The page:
Madison police change deadly force procedures

MADISON — The Madison Police Department has updated its guidelines on the use of deadly force, telling officers to exhaust other options before using a gun.

City Council ordered the Police Department in May to change its operating procedures regarding deadly force, the Wisconsin State Journal reported. Council members wanted the department to emphasize an officer's duty to intercede, de-escalate a situation and preserve life.

A special committee that studied police practices recommended the changes.

The old policy said officers have "a legal and moral obligation to use force wisely and judiciously," while the new policy tells officers that their main duty is the "protection and preservation of all human life — including the lives of individuals being taken into custody."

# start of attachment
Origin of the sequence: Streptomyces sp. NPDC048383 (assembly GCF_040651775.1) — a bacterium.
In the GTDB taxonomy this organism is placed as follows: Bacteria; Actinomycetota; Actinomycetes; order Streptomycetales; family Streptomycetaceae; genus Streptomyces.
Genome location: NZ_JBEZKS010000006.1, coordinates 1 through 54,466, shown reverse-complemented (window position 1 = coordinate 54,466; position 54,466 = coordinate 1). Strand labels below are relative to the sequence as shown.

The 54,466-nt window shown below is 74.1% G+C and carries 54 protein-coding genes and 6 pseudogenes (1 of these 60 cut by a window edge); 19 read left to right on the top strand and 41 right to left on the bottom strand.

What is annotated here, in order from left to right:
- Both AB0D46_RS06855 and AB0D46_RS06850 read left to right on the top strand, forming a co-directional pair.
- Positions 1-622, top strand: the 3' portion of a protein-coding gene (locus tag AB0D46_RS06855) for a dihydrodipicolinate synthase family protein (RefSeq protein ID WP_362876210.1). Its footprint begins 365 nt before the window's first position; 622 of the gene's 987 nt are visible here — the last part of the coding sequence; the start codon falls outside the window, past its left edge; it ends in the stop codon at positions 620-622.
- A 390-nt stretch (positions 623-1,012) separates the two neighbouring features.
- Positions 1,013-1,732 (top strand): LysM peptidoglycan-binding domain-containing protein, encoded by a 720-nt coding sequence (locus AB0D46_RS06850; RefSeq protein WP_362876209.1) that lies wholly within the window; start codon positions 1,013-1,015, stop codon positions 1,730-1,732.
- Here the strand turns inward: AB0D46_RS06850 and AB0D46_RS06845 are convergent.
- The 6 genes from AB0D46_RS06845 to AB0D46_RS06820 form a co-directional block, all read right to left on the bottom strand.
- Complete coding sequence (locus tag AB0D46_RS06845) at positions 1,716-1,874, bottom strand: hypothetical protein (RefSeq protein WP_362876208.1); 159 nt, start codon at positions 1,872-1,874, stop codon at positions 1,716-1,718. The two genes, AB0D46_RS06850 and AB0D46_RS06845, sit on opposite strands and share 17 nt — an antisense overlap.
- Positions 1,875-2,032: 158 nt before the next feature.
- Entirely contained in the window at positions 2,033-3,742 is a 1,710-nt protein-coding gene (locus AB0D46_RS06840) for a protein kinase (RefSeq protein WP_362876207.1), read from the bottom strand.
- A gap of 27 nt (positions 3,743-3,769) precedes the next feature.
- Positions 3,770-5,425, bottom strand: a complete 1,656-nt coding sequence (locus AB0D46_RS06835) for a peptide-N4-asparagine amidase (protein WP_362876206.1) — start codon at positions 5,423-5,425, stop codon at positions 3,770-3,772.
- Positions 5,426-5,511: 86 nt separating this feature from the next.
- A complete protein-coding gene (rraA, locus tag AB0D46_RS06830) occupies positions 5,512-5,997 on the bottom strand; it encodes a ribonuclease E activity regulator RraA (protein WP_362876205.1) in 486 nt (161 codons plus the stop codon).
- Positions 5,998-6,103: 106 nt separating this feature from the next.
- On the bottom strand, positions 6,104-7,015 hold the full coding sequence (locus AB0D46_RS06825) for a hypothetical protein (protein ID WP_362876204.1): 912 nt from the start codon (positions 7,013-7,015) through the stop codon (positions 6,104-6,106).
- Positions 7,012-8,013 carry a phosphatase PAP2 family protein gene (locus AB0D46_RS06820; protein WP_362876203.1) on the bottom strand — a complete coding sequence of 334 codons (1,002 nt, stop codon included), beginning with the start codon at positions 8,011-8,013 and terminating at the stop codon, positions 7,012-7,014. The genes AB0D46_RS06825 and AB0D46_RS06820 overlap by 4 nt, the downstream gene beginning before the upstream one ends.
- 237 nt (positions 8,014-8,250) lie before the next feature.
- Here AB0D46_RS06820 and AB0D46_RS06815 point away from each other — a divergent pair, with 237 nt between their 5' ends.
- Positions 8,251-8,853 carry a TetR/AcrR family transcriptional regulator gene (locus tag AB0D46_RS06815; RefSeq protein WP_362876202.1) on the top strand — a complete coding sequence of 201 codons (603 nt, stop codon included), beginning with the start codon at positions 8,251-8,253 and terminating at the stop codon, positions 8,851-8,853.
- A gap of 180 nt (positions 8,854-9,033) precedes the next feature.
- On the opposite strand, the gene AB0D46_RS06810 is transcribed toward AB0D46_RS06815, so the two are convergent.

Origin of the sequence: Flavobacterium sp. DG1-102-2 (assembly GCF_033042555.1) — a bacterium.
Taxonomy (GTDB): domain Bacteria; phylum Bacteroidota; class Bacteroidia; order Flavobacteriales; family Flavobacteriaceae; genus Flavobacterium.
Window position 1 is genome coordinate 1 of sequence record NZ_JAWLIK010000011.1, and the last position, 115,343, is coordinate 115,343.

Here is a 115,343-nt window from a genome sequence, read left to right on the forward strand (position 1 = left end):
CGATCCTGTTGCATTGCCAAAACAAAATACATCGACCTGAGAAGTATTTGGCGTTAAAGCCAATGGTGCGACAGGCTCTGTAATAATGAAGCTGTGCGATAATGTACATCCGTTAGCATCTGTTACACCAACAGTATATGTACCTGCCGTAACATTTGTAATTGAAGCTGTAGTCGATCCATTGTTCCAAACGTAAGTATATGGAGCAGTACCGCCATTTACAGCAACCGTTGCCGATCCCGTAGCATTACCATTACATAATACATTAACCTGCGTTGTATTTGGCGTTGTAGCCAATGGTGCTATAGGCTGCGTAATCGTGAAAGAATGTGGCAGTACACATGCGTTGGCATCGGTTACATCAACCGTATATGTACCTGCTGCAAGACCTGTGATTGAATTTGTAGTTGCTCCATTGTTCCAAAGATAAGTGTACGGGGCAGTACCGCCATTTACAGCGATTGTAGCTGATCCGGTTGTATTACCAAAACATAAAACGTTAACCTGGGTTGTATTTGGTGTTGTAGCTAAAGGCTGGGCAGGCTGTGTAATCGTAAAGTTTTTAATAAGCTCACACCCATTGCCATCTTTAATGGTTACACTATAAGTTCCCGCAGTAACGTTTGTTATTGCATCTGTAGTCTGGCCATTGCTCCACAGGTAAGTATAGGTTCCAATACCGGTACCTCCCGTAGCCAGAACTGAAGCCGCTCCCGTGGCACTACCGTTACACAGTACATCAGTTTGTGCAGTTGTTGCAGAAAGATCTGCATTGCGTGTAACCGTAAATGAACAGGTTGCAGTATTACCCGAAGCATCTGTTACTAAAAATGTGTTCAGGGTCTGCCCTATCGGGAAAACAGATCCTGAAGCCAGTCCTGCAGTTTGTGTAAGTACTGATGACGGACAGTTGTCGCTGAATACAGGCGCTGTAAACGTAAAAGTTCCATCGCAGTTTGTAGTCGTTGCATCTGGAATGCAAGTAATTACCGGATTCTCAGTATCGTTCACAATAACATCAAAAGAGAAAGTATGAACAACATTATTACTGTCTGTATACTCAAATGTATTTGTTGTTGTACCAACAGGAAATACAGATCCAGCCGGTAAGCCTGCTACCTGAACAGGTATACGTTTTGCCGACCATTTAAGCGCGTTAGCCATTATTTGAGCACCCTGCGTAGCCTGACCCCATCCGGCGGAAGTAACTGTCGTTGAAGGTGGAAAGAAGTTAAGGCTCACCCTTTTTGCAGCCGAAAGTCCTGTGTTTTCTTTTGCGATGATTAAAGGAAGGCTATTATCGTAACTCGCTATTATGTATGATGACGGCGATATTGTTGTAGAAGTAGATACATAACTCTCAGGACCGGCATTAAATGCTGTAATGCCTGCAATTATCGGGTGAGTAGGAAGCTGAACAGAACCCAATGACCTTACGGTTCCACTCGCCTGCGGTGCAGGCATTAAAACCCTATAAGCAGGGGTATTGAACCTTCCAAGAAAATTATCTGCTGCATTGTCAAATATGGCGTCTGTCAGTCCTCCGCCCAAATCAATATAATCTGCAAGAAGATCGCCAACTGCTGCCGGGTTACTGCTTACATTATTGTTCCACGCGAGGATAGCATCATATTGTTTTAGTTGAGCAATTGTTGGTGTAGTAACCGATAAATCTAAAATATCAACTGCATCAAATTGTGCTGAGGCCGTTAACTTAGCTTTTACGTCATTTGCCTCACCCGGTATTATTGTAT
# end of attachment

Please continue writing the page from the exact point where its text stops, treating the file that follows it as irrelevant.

The new language makes the department's policies similar to other, larger agencies as well as the International Association of Police Chiefs and the Police Executive Research Forum, said Assistant Police Chief Vic Wahl.

Madison attorney Andrea Farrell won a federal civil rights lawsuit against the city earlier this year on behalf of the family of a woman killed by Madison police in 2014.

"When it comes to the rules our police officers are trained to follow, language matters," Farrell said.

Farrell said she hopes the changes will help officers make the right decisions in a crisis.

"These may be two sides of the same coin, but I think the new policy does a better job of embodying what we want from our officers," Farrell said. "The bottom line is that all officers who believe it is their job to protect human life will, de facto, use force judiciously."